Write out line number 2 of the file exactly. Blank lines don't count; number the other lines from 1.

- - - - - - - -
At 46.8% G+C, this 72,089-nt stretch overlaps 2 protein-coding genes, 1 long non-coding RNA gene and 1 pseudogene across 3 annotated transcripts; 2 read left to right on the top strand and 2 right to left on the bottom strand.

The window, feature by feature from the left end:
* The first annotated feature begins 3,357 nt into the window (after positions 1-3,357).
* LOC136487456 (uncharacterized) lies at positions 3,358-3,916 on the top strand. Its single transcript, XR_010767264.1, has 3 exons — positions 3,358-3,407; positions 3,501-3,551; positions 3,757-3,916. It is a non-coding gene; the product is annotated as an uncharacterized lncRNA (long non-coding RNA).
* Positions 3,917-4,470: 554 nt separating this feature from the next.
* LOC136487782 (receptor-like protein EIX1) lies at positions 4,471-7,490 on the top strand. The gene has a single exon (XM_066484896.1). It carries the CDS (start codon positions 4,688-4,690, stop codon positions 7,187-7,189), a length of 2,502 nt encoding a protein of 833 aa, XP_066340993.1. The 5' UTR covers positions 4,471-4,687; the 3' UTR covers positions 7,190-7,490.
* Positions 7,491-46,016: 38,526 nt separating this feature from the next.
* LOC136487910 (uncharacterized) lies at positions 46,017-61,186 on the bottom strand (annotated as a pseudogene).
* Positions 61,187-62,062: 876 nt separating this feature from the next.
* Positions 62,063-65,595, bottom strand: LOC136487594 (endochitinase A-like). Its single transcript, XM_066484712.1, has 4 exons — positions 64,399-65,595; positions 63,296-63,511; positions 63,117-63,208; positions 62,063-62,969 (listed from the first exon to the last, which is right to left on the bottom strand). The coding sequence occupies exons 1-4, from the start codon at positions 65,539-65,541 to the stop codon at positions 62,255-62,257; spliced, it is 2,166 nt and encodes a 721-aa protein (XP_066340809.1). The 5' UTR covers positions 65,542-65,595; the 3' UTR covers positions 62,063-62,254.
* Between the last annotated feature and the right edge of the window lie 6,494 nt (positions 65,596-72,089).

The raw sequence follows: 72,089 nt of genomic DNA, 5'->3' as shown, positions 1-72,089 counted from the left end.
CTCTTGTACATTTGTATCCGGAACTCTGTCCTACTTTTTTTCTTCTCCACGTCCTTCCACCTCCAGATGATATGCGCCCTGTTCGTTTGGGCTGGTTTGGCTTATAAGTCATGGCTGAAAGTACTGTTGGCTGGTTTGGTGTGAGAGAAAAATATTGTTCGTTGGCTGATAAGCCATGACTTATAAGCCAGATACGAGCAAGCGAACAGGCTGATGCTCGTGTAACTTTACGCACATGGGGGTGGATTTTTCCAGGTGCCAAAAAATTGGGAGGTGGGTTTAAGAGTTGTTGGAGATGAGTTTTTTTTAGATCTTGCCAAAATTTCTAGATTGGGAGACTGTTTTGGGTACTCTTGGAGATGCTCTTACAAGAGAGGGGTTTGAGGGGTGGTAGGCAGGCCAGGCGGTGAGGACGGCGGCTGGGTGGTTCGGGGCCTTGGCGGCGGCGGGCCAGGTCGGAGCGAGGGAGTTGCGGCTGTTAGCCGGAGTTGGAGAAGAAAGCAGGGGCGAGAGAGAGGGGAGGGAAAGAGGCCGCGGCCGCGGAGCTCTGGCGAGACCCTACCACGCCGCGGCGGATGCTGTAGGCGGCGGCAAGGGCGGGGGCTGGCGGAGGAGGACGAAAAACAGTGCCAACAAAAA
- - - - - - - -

The window, feature by feature from the left end: